An often-overlooked alternative to filing a lawsuit is to prepare an involuntary bankruptcy petition. Note that I did not say “file” an involuntary bankruptcy petition, but “prepare” one. Filing an involuntary bankruptcy against the trade debtor can initiate a bankruptcy case under Chapter 7 (liquidation) or Chapter 11 (reorganization), including the appointment of a bankruptcy trustee and notice to the debtor’s other creditors. Any recovery would be shared, first to the debtor’s secured lender, then to the taxing authorities, if there is anything left, pro rata by the debtor’s unsecured creditors. If the debtor truly is in financial distress, there is likely to be little left over for the creditor (the manufacturer, in this case) that spent the time and money to prepare the involuntary petition.

Preparing an involuntary bankruptcy proceeding, on the other hand, can lead to useful information about the debtor and its other creditors, may provide the impetus necessary to convince the debtor to reach a little deeper into its pocket. And, taking the steps necessary for preparing the petition will prepare you for that option, should it become desirable and necessary.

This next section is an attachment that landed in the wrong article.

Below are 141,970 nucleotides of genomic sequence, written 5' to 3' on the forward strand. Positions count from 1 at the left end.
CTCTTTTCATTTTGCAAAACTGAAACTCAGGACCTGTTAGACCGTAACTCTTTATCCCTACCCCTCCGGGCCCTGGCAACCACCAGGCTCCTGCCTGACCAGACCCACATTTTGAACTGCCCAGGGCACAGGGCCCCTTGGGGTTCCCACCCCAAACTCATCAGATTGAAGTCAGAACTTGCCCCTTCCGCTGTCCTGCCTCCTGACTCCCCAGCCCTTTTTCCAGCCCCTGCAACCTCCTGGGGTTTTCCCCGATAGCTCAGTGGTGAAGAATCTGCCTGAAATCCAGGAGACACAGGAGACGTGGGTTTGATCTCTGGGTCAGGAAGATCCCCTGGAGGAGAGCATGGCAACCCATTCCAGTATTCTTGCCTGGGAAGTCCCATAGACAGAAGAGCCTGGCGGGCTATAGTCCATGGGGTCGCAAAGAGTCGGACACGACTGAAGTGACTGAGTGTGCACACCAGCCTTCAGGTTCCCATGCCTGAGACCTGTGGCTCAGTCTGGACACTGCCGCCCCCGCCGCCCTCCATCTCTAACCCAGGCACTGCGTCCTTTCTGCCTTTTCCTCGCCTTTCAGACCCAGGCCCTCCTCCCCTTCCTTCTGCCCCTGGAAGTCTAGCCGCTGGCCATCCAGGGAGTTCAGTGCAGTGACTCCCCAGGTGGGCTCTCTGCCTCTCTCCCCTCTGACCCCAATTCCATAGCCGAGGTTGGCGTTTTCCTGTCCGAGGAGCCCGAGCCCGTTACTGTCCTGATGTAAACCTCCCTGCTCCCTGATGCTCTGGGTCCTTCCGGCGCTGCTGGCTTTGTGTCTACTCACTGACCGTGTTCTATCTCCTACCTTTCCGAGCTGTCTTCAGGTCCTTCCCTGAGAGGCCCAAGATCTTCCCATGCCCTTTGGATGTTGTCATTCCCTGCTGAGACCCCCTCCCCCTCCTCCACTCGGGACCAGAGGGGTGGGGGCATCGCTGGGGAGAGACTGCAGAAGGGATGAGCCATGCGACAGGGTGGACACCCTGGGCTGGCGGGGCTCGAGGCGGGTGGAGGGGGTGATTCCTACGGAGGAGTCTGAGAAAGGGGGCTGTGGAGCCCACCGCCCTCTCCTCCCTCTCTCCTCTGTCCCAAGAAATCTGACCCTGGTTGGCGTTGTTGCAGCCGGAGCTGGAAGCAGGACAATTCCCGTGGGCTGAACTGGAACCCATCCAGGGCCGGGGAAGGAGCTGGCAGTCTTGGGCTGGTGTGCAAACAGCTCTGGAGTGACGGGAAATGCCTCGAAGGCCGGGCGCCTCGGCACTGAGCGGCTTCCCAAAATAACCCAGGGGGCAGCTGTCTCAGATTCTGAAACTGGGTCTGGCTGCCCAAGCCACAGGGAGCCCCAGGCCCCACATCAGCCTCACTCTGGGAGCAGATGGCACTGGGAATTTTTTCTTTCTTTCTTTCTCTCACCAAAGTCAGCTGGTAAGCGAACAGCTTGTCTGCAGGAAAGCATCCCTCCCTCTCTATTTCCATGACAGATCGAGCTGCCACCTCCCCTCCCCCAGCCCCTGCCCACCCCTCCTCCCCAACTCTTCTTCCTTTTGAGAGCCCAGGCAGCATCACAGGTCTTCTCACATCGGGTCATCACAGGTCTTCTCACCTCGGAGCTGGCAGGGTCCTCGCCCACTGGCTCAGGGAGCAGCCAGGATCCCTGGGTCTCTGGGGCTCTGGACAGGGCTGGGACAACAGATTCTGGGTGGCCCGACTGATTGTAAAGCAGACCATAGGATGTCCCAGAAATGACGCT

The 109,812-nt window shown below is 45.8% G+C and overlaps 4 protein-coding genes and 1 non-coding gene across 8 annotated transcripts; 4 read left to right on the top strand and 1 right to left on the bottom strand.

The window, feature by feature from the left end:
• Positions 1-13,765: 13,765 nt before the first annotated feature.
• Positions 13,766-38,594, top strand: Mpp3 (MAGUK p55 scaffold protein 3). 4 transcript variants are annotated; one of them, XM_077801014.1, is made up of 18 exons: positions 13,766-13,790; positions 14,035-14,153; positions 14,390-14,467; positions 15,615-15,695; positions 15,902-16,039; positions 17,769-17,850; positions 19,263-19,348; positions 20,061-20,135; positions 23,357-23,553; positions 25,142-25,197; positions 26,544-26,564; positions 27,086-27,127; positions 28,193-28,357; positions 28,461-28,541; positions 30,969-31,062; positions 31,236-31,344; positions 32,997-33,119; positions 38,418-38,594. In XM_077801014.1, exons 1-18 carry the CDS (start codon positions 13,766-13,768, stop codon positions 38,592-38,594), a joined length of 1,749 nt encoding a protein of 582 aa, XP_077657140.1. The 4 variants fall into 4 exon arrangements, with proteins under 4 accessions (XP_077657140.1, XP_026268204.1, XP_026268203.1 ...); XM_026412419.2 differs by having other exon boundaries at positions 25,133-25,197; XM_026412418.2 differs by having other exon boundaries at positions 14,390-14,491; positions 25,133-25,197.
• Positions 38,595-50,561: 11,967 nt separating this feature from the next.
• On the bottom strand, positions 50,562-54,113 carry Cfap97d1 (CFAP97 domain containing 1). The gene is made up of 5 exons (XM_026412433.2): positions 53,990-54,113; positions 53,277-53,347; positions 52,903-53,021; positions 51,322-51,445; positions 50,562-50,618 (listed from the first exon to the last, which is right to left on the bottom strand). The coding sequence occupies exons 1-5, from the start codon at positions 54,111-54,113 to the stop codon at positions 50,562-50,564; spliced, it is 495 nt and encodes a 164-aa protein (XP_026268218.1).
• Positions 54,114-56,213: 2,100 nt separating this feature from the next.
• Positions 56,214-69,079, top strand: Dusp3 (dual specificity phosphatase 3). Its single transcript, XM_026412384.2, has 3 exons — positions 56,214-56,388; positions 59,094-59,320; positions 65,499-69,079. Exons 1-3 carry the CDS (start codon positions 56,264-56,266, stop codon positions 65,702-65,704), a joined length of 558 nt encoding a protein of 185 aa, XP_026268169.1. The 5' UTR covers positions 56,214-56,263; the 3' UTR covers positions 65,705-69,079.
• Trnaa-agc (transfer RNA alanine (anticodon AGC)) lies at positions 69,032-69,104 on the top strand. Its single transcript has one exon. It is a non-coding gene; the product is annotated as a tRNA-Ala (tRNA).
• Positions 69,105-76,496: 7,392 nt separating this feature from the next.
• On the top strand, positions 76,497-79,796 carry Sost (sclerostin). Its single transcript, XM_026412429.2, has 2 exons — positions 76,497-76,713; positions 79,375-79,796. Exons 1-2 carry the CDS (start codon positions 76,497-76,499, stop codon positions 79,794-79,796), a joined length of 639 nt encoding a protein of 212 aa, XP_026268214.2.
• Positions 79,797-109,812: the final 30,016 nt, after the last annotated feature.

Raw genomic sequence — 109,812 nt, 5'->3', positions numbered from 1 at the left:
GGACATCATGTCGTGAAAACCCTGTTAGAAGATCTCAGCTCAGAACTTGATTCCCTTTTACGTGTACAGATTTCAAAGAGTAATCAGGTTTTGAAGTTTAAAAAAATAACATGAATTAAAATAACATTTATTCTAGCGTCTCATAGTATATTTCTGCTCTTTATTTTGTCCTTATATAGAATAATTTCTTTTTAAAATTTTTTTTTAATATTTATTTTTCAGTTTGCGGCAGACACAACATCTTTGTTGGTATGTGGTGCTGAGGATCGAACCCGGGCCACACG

Step 1. Send the Demand Letter

If demand letters worked, you wouldn’t be reading this article. Debtors typically come in three forms: 1.) has money, but doesn’t want to pay; 2.) doesn’t have money, but wants to pay; and 3.) doesn’t have money, and doesn’t want to pay. If the debtor requires your services or products to operate its business (and it is continuing to operate its business), you likely have a motivated debtor that will pay its debt if it can. If the debtor has ceased operations, or it can operate without your services or products, recovery will be more difficult. One thing to keep in mind: the owner or owners of the business can pay the debt of the company either directly or by making a capital contribution to the company, if they are properly motivated.